Google launched the doodle for the Bauhaus School to mark its founding in Weimar, Germany under Walter Gropius in April 1919. It was launched today, 12 April, but the exact date of its establishment remains unknown.
Dezeen is also celebrating the occasion today with the release of an A to Z Bauhaus guide.
Featured on the search engine’s homepage, the graphic comprises the word Google in rigid, boxy letters with black line drawings and a rounded “O” at the centre. Blocks of yellow, green, red, blue, black and white are heavily incorporated.
Doodle “celebrates the legacy” of Bauhaus
The doodle is animated with a scroll-like visual of objects, presented against a cobalt blue background. Illustrations are a grey rectangular building – resembling of the Bauhaus school building in Dessau – chair, a lamp and other homeware and graphic items, all evocative of pieces made at the school.
“Today’s animated Doodle celebrates the legacy of this institution and the worldwide movement it began, which transformed the arts by applying the principle ‘form follows function’,” said Google in a press release.
The school existed for 14 years, before being forced to close for political reasons with the rise of the Nazi regime and attack on communist intellectualism. The Google Doodle released today reflects some of the pared-down aesthetics that were taught here.
“Both a school for the arts and a school of thought, the Bauhaus was founded by architect Walter Gropius exactly 100 years ago in Weimar, Germany, gathering many of Europe’s most brilliant artists and designers with the aim of training a new generation of creatives to reinvent the world,” Google added.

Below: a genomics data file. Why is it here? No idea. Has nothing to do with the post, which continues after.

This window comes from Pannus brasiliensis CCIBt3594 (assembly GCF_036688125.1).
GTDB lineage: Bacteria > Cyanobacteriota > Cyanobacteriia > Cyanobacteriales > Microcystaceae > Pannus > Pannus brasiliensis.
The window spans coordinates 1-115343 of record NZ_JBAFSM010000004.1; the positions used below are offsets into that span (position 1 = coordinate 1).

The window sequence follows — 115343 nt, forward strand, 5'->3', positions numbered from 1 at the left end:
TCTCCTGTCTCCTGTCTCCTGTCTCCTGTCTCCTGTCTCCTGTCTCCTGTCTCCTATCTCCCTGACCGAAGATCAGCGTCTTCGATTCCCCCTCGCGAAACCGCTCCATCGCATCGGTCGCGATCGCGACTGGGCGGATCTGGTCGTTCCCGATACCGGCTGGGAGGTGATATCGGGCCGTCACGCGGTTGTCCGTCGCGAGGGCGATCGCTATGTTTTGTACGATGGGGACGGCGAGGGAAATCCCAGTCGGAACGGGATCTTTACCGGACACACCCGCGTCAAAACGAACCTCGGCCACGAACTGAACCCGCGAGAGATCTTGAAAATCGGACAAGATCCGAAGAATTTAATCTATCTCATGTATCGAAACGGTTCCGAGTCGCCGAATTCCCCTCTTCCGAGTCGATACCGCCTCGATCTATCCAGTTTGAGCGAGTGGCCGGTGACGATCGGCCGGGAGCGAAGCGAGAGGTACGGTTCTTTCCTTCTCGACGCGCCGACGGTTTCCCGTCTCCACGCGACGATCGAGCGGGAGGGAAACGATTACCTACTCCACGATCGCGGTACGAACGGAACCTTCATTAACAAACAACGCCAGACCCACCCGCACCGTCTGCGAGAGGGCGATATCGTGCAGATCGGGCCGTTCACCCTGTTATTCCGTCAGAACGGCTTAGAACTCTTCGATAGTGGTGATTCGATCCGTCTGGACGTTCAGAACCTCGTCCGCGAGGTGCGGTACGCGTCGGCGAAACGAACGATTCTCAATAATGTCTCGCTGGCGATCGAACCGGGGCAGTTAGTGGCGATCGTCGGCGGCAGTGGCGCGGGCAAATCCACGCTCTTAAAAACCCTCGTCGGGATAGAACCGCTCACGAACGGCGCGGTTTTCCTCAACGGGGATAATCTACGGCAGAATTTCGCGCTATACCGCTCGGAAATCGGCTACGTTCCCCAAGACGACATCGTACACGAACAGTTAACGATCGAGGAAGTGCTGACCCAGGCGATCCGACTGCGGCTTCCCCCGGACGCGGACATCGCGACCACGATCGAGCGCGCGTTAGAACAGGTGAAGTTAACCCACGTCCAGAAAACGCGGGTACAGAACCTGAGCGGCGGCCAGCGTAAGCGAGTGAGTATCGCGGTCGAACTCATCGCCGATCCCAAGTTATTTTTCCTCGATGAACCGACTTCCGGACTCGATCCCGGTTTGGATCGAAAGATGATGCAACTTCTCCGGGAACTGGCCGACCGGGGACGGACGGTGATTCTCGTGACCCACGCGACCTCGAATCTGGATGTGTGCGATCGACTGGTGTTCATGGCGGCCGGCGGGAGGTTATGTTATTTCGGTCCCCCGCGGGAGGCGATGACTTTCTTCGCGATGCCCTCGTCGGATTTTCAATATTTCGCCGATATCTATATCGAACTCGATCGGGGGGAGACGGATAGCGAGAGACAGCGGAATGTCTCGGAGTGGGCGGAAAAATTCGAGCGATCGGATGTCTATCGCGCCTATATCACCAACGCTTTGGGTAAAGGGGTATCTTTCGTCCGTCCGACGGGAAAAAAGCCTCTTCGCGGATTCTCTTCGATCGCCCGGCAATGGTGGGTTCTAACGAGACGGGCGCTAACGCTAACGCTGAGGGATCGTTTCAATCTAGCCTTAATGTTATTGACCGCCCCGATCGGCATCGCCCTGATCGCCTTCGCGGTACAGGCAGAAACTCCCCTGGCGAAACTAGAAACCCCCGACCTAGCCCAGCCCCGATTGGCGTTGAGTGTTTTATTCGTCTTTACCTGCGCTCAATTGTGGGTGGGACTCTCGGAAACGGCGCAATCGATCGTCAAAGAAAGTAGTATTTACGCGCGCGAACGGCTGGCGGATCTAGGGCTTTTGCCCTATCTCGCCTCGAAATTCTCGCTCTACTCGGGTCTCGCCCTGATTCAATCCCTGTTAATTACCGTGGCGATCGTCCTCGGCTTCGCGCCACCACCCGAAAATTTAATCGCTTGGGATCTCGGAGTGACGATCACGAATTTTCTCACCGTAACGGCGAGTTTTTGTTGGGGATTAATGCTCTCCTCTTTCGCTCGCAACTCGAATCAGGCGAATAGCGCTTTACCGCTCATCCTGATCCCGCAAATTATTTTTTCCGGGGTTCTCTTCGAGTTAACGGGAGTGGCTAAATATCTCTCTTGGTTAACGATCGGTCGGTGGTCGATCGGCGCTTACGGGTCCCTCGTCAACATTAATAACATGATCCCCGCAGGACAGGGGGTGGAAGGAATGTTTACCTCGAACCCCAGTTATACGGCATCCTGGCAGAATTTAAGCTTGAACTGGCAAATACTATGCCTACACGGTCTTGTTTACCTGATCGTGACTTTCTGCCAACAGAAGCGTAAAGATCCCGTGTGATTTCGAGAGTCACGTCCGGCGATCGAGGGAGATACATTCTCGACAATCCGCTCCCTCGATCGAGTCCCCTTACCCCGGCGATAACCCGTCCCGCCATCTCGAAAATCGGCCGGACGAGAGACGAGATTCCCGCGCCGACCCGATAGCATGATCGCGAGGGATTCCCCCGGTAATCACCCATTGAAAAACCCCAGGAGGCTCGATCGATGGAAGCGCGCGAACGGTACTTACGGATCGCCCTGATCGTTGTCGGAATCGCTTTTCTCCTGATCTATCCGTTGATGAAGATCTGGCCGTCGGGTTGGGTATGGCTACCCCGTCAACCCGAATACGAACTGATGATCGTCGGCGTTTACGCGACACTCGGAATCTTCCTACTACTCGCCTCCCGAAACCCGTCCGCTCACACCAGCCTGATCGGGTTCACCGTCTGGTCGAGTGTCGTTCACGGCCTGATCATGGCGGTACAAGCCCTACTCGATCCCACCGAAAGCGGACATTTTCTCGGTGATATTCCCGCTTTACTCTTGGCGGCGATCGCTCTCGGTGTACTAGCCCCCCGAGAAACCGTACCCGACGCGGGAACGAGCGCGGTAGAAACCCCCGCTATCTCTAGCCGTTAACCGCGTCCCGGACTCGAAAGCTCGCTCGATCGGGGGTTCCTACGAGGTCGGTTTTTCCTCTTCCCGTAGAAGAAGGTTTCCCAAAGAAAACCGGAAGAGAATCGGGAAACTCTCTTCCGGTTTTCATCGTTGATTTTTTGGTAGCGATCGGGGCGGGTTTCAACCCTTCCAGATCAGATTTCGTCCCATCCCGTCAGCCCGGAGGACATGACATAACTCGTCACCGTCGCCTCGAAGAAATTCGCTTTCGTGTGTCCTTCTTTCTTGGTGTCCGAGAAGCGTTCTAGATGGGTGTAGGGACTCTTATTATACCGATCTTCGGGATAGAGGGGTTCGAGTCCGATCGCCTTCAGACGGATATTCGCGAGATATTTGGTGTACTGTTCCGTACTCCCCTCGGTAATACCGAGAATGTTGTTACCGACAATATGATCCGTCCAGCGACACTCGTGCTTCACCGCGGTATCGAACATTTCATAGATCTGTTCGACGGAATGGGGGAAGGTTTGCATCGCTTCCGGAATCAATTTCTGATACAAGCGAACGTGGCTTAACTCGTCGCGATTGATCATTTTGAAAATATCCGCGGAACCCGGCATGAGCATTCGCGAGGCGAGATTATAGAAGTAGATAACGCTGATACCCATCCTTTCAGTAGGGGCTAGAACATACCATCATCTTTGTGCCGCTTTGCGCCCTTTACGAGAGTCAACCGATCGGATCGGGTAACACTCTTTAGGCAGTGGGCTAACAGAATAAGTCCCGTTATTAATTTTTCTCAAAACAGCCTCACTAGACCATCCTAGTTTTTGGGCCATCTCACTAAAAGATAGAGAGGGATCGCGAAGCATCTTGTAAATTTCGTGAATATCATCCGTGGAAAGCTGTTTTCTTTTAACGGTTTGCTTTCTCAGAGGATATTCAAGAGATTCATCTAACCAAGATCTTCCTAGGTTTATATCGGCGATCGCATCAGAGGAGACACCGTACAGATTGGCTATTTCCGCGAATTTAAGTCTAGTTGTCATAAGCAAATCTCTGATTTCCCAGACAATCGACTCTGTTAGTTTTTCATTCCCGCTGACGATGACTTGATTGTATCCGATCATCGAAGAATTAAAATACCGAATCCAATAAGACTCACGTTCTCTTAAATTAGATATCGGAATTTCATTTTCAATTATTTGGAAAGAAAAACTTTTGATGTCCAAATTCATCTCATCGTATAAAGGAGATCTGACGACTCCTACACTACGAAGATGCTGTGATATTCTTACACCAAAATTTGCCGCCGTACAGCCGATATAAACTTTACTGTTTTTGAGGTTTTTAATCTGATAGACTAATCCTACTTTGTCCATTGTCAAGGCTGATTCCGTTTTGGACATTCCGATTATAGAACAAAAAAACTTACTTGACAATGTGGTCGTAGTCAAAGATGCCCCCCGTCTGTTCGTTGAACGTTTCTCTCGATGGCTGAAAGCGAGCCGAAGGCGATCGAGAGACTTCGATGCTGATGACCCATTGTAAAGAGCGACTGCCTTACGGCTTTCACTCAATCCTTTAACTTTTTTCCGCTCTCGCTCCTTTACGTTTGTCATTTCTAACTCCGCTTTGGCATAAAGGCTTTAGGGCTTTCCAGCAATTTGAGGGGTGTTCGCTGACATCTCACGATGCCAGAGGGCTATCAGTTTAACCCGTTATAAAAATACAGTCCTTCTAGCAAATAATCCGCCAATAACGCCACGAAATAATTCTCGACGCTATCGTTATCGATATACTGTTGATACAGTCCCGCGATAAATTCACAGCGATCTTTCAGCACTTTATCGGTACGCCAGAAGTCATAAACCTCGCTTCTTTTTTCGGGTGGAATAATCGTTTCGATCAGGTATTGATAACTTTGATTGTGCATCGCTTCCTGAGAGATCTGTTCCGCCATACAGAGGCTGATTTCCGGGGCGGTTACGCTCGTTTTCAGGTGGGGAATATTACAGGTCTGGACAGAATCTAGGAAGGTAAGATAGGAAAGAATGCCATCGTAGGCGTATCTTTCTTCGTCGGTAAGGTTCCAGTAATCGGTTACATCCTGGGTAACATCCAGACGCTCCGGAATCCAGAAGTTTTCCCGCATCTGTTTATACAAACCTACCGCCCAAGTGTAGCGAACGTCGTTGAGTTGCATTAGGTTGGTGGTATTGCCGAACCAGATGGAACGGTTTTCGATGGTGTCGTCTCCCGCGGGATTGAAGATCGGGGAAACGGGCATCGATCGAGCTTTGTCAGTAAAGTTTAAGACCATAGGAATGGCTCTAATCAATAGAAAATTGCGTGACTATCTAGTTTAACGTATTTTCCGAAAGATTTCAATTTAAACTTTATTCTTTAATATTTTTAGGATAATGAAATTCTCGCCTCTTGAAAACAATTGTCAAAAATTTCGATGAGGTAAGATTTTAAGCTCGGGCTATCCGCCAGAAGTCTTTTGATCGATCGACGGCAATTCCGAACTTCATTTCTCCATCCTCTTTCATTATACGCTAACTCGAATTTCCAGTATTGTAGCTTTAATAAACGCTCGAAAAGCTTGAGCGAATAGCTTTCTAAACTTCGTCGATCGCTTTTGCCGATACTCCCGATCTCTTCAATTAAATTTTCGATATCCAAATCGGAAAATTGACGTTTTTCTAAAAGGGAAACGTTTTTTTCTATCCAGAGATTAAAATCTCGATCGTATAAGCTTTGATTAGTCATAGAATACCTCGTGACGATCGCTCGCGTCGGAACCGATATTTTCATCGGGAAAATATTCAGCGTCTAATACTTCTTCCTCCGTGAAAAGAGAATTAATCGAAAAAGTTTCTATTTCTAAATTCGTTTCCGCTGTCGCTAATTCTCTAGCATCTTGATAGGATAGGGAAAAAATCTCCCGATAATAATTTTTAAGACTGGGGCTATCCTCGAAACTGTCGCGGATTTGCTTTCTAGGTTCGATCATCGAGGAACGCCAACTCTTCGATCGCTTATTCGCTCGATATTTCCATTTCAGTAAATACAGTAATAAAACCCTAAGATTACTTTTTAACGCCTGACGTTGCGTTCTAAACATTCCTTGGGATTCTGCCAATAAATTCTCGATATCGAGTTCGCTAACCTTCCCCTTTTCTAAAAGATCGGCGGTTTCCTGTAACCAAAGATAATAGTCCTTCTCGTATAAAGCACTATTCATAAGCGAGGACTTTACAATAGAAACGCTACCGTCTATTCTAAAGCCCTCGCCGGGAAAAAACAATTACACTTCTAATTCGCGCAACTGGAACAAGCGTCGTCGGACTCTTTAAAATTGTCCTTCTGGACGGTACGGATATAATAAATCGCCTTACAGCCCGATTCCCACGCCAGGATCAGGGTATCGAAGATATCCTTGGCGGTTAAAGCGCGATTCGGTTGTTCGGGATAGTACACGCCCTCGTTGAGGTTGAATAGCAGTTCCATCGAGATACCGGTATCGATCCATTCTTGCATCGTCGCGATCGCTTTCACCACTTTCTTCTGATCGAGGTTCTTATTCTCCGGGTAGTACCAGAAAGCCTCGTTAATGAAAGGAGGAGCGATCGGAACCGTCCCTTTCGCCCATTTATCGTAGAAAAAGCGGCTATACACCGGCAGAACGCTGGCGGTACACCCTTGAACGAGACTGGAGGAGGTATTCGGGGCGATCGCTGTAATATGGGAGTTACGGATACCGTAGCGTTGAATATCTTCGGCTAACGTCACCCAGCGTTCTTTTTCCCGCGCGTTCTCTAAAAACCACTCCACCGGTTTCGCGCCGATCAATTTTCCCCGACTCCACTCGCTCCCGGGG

Features of the Bauhaus Google Doodle also reference a number of different styles with links to the school.
Today, much of modernism is credited to what was studied and explored at the Bauhaus, ranging from furniture to product and graphic design.
Illustrations reference modernism and De Stijl
The “form follows function” quote noted above, for example, is often associated with the teachings of the Bauhaus. But was in fact coined by American architect Louis Sullivan – the “father of modernism” – who never studied there.
Also, the doodle “looks more De Stijl than Bauhaus”, as noted by Dezeen’s editor-in-chief Marcus Fairs. De Stijl was a Dutch art movement founded in 1917, with works featuring vertical and horizontal forms, alongside primary colours, black and white, so prominent in the Bauhaus Google Doodle.
A leader of De Stijl, Theo van Doesburg, was closely associated with the Bauhaus though and moved to Weimar in 1922 to familiarise Gropius with the art movement. Thus, De Stijl works did influence the school, and modernism in general.
A wide range of studies was taught at the Bauhaus, including colour theory, fine art, photography, performance art and industrial design. Architecture came later, under the school’s second and “unknown” director Hannes Meyer.
“Students of the Bauhaus received interdisciplinary instruction in carpentry, metal, pottery, stained glass, wall painting, weaving, graphics, and typography, learning to infuse even the simplest functional objects (like the ones seen in today’s Doodle) with the highest artistic aspirations,” said Google.
Bauhaus celebrated in a number of initiatives this year
After being founded in Weimar in 1919, the Bauhaus school moved to Dessau in 1925 and stayed there until 1932. Gropius led the institute as its director until 1928, when leadership was passed onto Meyer until 1930.
Ludwig Mies van der Rohe ran the school from 1930 until 1933, including its final months at its ultimate location in Berlin.
Back in 2012, Google similarly celebrated the Bauhaus by honouring Mies with a doodle celebrating the date of 27 March for his would-be 126th birthday.
This week has been seminal for the Bauhaus school in architecture and design news.
Yesterday, news was released of the completion of the Bauhaus museum in Weimar, which German architect Heike Hanada designed as a minimalist concrete building.
Today’s Bauhaus Google Doodle is not visible to users everywhere in the world. People browsing in the US, Canada, Cuba, Iceland and most of Europe, aside from Scandinavia, are able to see it. Other countries are Brazil, Peru, Argentina, Chile, Turkey, Taiwan, Vietnam, Australia and New Zealand.